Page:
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All the latest updates on our charity work from around the world.

Sorcha, from Ballycastle, Northern Ireland, took part in Concern Debates, and is now studying International Relations at Birmingham University.  Sorcha captained her college team to victory in 2016 against more than 150 schools to win the competition. The prize saw her and five of her team mates visit Concern’s projects in rural Malawi which focused on gender equality and empowering women. We chat to her about being part of a “global community”, what she believes to be the biggest thing holding people back from aiding some of the most devastating problems, and why everyone should get involved with the programme!

As violence intensifies in Democratic Republic of Congo (DRC), Concern's Country Director in DRC, Grégoire Borgoltz, outlines the factors contributing to the escalating humanitarian crisis.

Poor road infrastructure makes it challenging for Concern teams to reach isolated communities in North Kivu. Photo: Kieran McConville/Concern Worldwide.

Complex problems demand complex solutions — and the communities who live in some of Chad’s more isolated areas face a wide variety of challenges, including droughts, flooding and food crises. Concern is leading a group of partner organizations that is helping them find a wide variety of solutions.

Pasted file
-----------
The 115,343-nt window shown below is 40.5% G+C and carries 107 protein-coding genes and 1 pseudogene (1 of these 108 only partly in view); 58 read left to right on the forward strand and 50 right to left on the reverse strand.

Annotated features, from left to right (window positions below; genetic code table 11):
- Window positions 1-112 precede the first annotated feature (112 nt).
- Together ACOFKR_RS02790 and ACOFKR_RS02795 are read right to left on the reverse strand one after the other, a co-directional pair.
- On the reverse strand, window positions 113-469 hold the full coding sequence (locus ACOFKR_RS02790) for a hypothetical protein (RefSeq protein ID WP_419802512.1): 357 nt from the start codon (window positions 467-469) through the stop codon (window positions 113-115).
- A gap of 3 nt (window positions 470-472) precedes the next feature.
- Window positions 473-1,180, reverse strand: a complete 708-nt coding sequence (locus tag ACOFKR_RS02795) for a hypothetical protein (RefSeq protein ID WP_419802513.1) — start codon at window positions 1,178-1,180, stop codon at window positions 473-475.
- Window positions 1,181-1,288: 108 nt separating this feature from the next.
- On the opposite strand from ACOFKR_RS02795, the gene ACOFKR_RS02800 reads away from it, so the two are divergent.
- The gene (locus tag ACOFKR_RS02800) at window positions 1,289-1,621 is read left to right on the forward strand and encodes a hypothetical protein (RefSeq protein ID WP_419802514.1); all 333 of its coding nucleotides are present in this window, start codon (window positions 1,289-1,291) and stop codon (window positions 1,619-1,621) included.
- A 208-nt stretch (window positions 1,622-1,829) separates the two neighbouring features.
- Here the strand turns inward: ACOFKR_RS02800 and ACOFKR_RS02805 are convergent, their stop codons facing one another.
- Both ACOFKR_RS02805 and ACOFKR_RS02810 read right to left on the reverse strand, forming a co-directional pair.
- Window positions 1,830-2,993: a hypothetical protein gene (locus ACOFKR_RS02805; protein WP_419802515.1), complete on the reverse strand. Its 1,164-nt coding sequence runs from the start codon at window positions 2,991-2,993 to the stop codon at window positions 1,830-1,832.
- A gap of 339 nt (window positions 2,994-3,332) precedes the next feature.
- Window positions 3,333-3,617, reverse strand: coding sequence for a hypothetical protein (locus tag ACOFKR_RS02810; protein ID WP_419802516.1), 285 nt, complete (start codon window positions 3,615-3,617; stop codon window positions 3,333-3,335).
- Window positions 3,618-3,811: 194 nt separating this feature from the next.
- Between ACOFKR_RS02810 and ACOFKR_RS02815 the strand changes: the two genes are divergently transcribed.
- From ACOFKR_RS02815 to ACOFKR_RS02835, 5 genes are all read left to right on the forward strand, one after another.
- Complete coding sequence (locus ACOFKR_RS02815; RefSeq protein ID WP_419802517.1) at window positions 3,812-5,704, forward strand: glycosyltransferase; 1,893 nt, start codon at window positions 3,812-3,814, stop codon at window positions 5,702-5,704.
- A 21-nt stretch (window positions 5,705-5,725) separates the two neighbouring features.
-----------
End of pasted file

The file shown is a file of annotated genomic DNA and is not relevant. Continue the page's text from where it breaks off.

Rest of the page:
The village of Taiba Tcharo in the Sila region of Chad is one of those benefiting from the BRACED program

The basic idea that resilience boils down to is a familiar one: prevention is better than the cure. It is not, of course, possible to prevent disasters entirely. But by helping people prepare for them and acting early to reduce their impacts, we can stop the worst of the possible damage taking place.But this raises more complicated questions. Just how much better is it?  And what does this mean in financial terms?

Fodder Field School-trained farmer standing in front of surplus fodder, produced ahead of the hard dry season to feed to his milk animals.

It’s true what they say: ‘if you think you’re too small to make a difference, try sleeping with a mosquito’. The ripples of change that are initiated with the smallest of actions can affect lives for the better across the world. However, in the face of a disaster, collaboration goes a long way. Last year, thanks to collaborations within the charity world, one organisation raised over £100 million, ensuring millions of people in need were reached by thirteen others…

Nepal’s ‘coldwave’ has claimed eleven lives so far in the Terai district. We are responding, but it will take a lot more than blankets to solve the deep, underlying issues that makes a drop in temperature a life or death situation.